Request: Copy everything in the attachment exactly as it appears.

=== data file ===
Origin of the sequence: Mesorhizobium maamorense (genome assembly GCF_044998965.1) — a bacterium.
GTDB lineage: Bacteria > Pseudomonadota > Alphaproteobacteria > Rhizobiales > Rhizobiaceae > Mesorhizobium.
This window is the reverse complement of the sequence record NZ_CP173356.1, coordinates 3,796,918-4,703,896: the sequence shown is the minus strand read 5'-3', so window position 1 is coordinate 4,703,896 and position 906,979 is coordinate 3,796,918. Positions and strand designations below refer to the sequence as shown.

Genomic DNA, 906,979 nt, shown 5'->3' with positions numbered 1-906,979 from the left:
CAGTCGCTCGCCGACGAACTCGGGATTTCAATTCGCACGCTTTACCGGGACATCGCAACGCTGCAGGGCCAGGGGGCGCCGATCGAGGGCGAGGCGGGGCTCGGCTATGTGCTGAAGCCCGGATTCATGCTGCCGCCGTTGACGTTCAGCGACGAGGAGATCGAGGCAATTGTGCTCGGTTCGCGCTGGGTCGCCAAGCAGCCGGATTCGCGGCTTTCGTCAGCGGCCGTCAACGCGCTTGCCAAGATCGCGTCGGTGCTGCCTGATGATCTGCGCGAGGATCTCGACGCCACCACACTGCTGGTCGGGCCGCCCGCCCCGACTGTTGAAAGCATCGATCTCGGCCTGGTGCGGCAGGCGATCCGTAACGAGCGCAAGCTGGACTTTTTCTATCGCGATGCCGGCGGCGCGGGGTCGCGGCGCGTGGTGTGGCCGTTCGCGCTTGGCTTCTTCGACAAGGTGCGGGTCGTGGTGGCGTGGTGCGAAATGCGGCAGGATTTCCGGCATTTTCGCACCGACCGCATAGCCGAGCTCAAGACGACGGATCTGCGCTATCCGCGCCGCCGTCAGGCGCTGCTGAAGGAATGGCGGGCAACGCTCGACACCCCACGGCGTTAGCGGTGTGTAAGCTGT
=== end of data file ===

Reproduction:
Origin of the sequence: Mesorhizobium maamorense (genome assembly GCF_044998965.1) — a bacterium.
GTDB lineage: Bacteria > Pseudomonadota > Alphaproteobacteria > Rhizobiales > Rhizobiaceae > Mesorhizobium.
This window is the reverse complement of the sequence record NZ_CP173356.1, coordinates 3,796,918-4,703,896: the sequence shown is the minus strand read 5'-3', so window position 1 is coordinate 4,703,896 and position 906,979 is coordinate 3,796,918. Positions and strand designations below refer to the sequence as shown.

Genomic DNA, 906,979 nt, shown 5'->3' with positions numbered 1-906,979 from the left:
CAGTCGCTCGCCGACGAACTCGGGATTTCAATTCGCACGCTTTACCGGGACATCGCAACGCTGCAGGGCCAGGGGGCGCCGATCGAGGGCGAGGCGGGGCTCGGCTATGTGCTGAAGCCCGGATTCATGCTGCCGCCGTTGACGTTCAGCGACGAGGAGATCGAGGCAATTGTGCTCGGTTCGCGCTGGGTCGCCAAGCAGCCGGATTCGCGGCTTTCGTCAGCGGCCGTCAACGCGCTTGCCAAGATCGCGTCGGTGCTGCCTGATGATCTGCGCGAGGATCTCGACGCCACCACACTGCTGGTCGGGCCGCCCGCCCCGACTGTTGAAAGCATCGATCTCGGCCTGGTGCGGCAGGCGATCCGTAACGAGCGCAAGCTGGACTTTTTCTATCGCGATGCCGGCGGCGCGGGGTCGCGGCGCGTGGTGTGGCCGTTCGCGCTTGGCTTCTTCGACAAGGTGCGGGTCGTGGTGGCGTGGTGCGAAATGCGGCAGGATTTCCGGCATTTTCGCACCGACCGCATAGCCGAGCTCAAGACGACGGATCTGCGCTATCCGCGCCGCCGTCAGGCGCTGCTGAAGGAATGGCGGGCAACGCTCGACACCCCACGGCGTTAGCGGTGTGTAAGCTGT